Tennessee artist

23 - Katie Hargrave & Meredith Lynn—Driving Ideas on Public Space and the American Landscape by Vivian Liddell

Meredith Lynn on collaboration:

Actually something that I really appreciate about working with Katie is that—seeing her work through ideas and problems in her own work and knowing that when she calls me and says “I think that you need to reexamine this idea”—knowing that she is also pushing herself through those same challenging and difficult conversations in her own work and then knowing that I can be open and vulnerable to those criticisms that she’s bringing to me because I know that she’s also bringing that to her own work. I think that’s something that we all need to strive for… is to be willing to have your mind changed. Not about everything certainly— I think we have to have certain ethics and ideas that we hold fast to—but being willing to put up any of your ideas to scrutiny, I think is really important.

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11 - Amelia Briggs—Avoiding Symmetry, Thrifting Materials & Finding her own Voice as an Artist by Vivian Liddell

Amelia Briggs on Connecting with Viewers without Using Narrative:

These are simply very formal paintings. I have finally gotten to a point where I've just been able to own that in interviews or in conversations about my work. I used to try to like hide that or I would make up things that weren't necessarily true (laughs) because I would feel defensive about it. But I was finally just like, I need to be honest about that. Like these to me in a lot of ways are very formal; I'm not thinking about heavy issues necessarily when I'm making these. However, I will say then when you brought up narrative... I do think about that in my work. What am I trying to achieve with these paintings?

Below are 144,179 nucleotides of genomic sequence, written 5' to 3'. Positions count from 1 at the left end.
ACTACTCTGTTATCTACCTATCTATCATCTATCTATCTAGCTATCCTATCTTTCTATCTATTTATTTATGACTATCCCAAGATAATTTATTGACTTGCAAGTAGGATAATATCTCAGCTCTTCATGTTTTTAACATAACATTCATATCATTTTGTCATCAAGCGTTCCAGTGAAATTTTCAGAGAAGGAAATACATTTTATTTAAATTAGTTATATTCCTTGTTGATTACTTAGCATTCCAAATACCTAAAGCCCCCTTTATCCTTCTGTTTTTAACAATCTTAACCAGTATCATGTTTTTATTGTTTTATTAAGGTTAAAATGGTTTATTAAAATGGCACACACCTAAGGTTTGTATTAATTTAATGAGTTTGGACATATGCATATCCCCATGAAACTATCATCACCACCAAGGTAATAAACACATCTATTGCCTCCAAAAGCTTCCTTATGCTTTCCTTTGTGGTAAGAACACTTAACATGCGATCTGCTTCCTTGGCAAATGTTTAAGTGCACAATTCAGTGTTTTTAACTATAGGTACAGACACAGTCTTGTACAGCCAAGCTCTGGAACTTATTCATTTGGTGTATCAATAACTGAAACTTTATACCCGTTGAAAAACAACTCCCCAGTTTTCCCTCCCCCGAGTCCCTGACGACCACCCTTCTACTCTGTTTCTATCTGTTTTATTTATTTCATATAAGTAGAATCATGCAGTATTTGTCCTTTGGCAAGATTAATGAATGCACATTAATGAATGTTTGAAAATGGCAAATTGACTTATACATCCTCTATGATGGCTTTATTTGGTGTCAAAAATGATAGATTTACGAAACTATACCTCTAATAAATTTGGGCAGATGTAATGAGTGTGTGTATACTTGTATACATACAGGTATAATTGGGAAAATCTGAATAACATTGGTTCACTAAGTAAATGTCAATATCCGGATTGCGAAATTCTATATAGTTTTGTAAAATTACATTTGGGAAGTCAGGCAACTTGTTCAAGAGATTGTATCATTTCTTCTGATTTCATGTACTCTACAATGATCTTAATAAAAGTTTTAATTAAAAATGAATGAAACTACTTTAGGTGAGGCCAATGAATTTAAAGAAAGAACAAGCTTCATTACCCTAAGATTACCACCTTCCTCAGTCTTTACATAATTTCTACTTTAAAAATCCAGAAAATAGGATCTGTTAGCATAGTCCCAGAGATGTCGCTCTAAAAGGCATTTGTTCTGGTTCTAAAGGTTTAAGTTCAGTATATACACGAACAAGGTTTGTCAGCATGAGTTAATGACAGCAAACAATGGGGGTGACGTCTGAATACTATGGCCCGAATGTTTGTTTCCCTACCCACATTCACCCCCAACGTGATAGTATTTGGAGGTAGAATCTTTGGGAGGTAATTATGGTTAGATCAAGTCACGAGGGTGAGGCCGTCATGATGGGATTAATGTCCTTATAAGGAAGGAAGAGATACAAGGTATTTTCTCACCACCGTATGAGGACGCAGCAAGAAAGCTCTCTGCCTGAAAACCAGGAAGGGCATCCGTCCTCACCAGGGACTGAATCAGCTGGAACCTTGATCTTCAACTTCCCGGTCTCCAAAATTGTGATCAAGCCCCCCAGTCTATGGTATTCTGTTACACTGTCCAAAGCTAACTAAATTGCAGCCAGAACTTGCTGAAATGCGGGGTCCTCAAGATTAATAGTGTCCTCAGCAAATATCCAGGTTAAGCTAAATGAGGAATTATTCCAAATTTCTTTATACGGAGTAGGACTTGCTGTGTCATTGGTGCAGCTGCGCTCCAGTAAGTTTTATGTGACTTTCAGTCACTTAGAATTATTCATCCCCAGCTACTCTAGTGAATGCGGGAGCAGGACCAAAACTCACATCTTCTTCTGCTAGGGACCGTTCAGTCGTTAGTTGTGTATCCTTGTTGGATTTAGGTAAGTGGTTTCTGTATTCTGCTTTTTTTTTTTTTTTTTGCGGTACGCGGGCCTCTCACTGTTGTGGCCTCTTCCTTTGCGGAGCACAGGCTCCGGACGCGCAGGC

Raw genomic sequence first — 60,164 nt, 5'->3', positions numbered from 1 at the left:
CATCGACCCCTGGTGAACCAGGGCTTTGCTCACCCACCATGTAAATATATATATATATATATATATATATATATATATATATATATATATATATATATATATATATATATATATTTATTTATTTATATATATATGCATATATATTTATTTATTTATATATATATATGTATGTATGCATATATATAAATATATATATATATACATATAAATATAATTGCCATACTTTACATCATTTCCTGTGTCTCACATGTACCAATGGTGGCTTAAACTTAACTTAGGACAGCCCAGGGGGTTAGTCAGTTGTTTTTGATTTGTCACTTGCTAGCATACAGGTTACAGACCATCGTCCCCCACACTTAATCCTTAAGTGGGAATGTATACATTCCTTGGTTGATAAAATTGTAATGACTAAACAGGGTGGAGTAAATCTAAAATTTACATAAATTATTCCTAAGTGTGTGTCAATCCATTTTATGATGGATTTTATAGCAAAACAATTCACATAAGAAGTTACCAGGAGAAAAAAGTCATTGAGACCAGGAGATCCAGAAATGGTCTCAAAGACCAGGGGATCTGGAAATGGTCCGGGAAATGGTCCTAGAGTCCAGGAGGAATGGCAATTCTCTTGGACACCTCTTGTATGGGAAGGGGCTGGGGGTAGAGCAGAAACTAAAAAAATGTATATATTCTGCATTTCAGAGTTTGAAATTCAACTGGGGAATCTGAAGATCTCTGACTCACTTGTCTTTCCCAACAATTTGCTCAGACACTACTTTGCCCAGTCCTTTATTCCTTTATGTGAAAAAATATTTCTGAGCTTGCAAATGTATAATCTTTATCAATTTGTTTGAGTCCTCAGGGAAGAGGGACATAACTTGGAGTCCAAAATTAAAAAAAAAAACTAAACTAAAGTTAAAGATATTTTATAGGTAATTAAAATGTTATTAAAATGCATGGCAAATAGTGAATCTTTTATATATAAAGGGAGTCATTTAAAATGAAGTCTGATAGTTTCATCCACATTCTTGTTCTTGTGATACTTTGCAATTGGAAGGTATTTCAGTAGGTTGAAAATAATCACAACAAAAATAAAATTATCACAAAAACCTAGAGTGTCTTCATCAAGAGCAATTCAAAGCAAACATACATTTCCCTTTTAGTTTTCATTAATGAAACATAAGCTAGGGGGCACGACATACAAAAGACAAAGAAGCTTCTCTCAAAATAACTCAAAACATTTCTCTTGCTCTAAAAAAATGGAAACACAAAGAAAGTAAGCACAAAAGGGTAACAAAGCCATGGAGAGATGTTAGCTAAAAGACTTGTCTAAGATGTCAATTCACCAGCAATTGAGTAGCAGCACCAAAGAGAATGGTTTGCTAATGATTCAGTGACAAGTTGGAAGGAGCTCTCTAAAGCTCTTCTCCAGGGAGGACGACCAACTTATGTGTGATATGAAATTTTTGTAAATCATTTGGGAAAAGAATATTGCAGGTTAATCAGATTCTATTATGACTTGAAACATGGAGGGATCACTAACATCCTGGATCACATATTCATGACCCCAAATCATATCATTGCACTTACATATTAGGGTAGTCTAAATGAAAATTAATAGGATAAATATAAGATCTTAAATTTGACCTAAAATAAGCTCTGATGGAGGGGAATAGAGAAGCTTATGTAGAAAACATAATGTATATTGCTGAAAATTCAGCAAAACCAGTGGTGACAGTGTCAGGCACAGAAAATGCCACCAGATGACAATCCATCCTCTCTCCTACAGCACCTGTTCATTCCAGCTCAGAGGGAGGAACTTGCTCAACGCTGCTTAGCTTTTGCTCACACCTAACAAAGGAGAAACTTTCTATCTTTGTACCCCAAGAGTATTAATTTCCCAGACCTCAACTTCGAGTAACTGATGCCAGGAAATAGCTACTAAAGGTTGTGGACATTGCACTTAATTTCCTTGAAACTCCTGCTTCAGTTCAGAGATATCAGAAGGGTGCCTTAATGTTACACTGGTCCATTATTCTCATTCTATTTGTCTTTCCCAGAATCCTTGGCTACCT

I really like to think of these objects that I'm making as something similar to like, you know, when you're shopping in a vintage store or something and you come across an old toy, or like baby blanket or something—maybe stained, it's like a beautiful object, it's just like kind of worn, it has all this history behind it—and this weird feeling of this connection to it, because maybe you recognize something about it from your own childhood. Or the color. Or it sparks this kind of nostalgia. But you don't know what that history is, and there's nothing clearly spelled out there. You know, there's not like a story with it...

I like to think of these as sparking some kind of recognition in the viewer.

 

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